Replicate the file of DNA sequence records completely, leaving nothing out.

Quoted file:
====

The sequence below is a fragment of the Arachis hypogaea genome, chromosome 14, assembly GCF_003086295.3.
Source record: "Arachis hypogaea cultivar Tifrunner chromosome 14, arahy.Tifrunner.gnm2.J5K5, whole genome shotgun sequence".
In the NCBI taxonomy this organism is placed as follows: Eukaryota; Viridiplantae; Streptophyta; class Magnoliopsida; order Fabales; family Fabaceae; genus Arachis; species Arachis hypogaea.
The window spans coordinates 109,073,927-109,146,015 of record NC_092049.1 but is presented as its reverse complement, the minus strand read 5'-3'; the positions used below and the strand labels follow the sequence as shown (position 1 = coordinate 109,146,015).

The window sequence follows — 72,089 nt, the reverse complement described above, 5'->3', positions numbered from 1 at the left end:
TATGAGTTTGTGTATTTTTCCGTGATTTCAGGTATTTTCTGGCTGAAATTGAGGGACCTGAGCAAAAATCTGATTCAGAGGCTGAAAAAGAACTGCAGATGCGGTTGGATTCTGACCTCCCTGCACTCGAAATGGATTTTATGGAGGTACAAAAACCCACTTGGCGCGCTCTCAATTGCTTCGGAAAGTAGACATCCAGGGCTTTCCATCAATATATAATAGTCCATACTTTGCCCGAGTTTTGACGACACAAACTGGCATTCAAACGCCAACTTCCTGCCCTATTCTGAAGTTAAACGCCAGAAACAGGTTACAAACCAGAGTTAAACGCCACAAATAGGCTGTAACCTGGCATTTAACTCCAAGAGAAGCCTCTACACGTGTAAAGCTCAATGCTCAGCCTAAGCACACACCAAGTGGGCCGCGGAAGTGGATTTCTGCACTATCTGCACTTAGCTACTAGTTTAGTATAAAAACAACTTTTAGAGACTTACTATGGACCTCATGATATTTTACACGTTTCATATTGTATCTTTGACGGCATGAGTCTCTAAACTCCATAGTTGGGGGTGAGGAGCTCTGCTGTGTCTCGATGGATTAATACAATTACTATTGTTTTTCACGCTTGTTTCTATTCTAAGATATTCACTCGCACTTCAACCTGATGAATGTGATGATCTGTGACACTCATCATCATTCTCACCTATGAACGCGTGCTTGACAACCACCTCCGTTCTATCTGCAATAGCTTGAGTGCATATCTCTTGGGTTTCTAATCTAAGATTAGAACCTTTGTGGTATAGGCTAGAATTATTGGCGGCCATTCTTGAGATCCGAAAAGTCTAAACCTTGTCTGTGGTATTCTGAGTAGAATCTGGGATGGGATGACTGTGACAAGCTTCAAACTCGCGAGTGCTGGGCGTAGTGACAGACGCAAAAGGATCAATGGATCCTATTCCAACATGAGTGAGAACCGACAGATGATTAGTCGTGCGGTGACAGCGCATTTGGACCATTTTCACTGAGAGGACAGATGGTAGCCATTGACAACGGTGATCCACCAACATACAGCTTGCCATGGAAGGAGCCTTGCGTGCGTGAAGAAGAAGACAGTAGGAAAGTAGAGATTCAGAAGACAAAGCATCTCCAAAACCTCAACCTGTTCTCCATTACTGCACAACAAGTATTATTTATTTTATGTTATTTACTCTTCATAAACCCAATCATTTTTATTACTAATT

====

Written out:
The sequence below is a fragment of the Arachis hypogaea genome, chromosome 14, assembly GCF_003086295.3.
Source record: "Arachis hypogaea cultivar Tifrunner chromosome 14, arahy.Tifrunner.gnm2.J5K5, whole genome shotgun sequence".
In the NCBI taxonomy this organism is placed as follows: Eukaryota; Viridiplantae; Streptophyta; class Magnoliopsida; order Fabales; family Fabaceae; genus Arachis; species Arachis hypogaea.
The window spans coordinates 109,073,927-109,146,015 of record NC_092049.1 but is presented as its reverse complement, the minus strand read 5'-3'; the positions used below and the strand labels follow the sequence as shown (position 1 = coordinate 109,146,015).

The window sequence follows — 72,089 nt, the reverse complement described above, 5'->3', positions numbered from 1 at the left end:
TATGAGTTTGTGTATTTTTCCGTGATTTCAGGTATTTTCTGGCTGAAATTGAGGGACCTGAGCAAAAATCTGATTCAGAGGCTGAAAAAGAACTGCAGATGCGGTTGGATTCTGACCTCCCTGCACTCGAAATGGATTTTATGGAGGTACAAAAACCCACTTGGCGCGCTCTCAATTGCTTCGGAAAGTAGACATCCAGGGCTTTCCATCAATATATAATAGTCCATACTTTGCCCGAGTTTTGACGACACAAACTGGCATTCAAACGCCAACTTCCTGCCCTATTCTGAAGTTAAACGCCAGAAACAGGTTACAAACCAGAGTTAAACGCCACAAATAGGCTGTAACCTGGCATTTAACTCCAAGAGAAGCCTCTACACGTGTAAAGCTCAATGCTCAGCCTAAGCACACACCAAGTGGGCCGCGGAAGTGGATTTCTGCACTATCTGCACTTAGCTACTAGTTTAGTATAAAAACAACTTTTAGAGACTTACTATGGACCTCATGATATTTTACACGTTTCATATTGTATCTTTGACGGCATGAGTCTCTAAACTCCATAGTTGGGGGTGAGGAGCTCTGCTGTGTCTCGATGGATTAATACAATTACTATTGTTTTTCACGCTTGTTTCTATTCTAAGATATTCACTCGCACTTCAACCTGATGAATGTGATGATCTGTGACACTCATCATCATTCTCACCTATGAACGCGTGCTTGACAACCACCTCCGTTCTATCTGCAATAGCTTGAGTGCATATCTCTTGGGTTTCTAATCTAAGATTAGAACCTTTGTGGTATAGGCTAGAATTATTGGCGGCCATTCTTGAGATCCGAAAAGTCTAAACCTTGTCTGTGGTATTCTGAGTAGAATCTGGGATGGGATGACTGTGACAAGCTTCAAACTCGCGAGTGCTGGGCGTAGTGACAGACGCAAAAGGATCAATGGATCCTATTCCAACATGAGTGAGAACCGACAGATGATTAGTCGTGCGGTGACAGCGCATTTGGACCATTTTCACTGAGAGGACAGATGGTAGCCATTGACAACGGTGATCCACCAACATACAGCTTGCCATGGAAGGAGCCTTGCGTGCGTGAAGAAGAAGACAGTAGGAAAGTAGAGATTCAGAAGACAAAGCATCTCCAAAACCTCAACCTGTTCTCCATTACTGCACAACAAGTATTATTTATTTTATGTTATTTACTCTTCATAAACCCAATCATTTTTATTACTAATT